University of Hawai‘i at Mānoa student leaders accuse an athletics survey sent to students of being “misleading.”
“The purpose of the survey is to determine if students would support an increase in the athletics fee, but nowhere in the survey do they explicitly say that,” Landon Li, ASUH president, said.
Instead, one of the six survey questions asked if students “support paying an athletic fee.”
Another question had students rate statements such as “benefits are important,” “enhance my Mānoa experience” and “enhance university image" on a richter scale. Results revealed that 73% of students who responded agree that athletics enhances the university’s image and 49% agree that athletics adds value to their Mānoa experience.
Two questions were open-ended, and asked students to give responses to if they supported a fee increase or not.
“It makes it hard for you to really determine how much percentage of the student population actually supports a fee increase,” Li said.
Students have already been paying a $50 athletic fee per semester since 2011, and now the athletics department is contemplating an increase. One of the steps the department is taking is soliciting responses from the student body.
The survey, conducted by the Mānoa Institutional Research Office on behalf of the UH Athletics Department, was sent via email to all registered students at UH Mānoa on April 9. Students had until April 21 to complete the survey. Of the 16,806 students enrolled in spring 2019 classes, 2,236 completed the survey, according to MIRO.
Another point of contention is the understanding of which department oversees the Warrior Recreation Center. Students were asked if the athletic fee were to increase, which benefits they would like to see made available. One of the five main benefits reported, according to MIRO, was “gym access and improvements.” However, the WRC is managed by the Campus Center Board and not the athletics department.
The survey included a link to background information on how students benefit from the athletic fee and how the fee compares to peer universities.
Regent Kelli Acopan said that being able to explain what the athletic fee does might be helpful in getting “an actual qualitative answer” as to whether or not students would support an increase.
“Expecting them to actually follow through and find out all this information on their own, is honestly to me, kind of asking a lot,” she said.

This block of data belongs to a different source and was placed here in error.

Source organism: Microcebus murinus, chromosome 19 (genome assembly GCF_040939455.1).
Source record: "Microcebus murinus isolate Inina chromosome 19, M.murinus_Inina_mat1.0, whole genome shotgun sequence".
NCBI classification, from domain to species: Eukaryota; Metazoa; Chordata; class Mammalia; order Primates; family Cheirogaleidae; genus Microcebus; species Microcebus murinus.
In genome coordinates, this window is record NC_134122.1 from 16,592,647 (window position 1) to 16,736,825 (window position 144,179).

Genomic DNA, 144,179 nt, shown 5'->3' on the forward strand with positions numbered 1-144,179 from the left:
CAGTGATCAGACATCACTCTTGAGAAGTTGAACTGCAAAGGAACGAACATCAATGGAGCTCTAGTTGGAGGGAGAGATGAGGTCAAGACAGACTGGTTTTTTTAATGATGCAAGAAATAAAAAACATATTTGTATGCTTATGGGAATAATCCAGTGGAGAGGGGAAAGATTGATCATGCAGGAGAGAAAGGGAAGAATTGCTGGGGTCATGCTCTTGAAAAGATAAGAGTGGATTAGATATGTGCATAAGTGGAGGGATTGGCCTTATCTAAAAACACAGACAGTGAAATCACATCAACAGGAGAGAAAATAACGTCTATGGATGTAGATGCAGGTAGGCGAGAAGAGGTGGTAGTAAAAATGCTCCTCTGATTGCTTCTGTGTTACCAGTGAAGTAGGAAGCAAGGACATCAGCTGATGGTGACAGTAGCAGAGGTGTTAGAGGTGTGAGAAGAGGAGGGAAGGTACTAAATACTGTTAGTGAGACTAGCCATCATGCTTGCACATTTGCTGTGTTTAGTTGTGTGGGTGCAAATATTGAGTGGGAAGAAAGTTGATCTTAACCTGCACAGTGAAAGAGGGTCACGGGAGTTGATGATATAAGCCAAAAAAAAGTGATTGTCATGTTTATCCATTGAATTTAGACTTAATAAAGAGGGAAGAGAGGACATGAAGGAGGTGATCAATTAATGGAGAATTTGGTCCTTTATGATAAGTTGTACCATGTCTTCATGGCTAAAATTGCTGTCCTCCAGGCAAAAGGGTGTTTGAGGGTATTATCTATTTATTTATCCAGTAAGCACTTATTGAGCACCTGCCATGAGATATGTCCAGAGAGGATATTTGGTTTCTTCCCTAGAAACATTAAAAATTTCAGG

Athletics Director David Matlin said that he had a higher expectation of students to look through the data provided, which did not mention the WRC. The link to background information about the athletic fee indicated that it supports “the student-athlete experience.”
“It’s problematic for the 73% (of survey respondents who say athletics enhances the university’s image) because students don’t know what the benefits are exactly,” Li said.
Li said that some students may not know that the WRC is not covered by the athletic fee. The WRC services are funded through the Campus Center Operations and Recreation Fee.
From the athletic fee, approximately 10% of all seats at ticketed athletic venues (such as the Stan Sheriff Center, Les Murakami Stadium and Aloha Stadium) are set aside to provide free admission for students, according to MIRO. Students also receive benefits such as tickets to non-UH special events, premium giveaways and football tailgates.
The fee is not spent on compensation and benefits for coaches and staff.
UH’s Fiscal Year 2018-2019 Operating Budget states that the athletics department had a projected operating deficit of $4.3 million. This is a $1.3 million increase compared to fiscal year 2018.
Regent Jeff Portnoy said that the student athletic fee helps fund a portion of athletics. He noted that the athletics deficit needed to go down in some way.
“We run a $3-4 million deficit every year, we got $3 million from the Legislature this year, maybe we’ll never get it again,” Portnoy said at the Board of Regents meeting. “And whether President (David) Lassner or others want to take it out of other student dollars like tuition, at some point ... athletics has got to break even.”
Matlin did not have a formal proposal to present to the Board of Regents at the meeting.
"The next steps for athletics is to make a proposal to the the Campus Advisory Fee Committee (CAFC) committee in the fall," he said. "We will use the feedback and research we have received thus far to help formulate our proposal."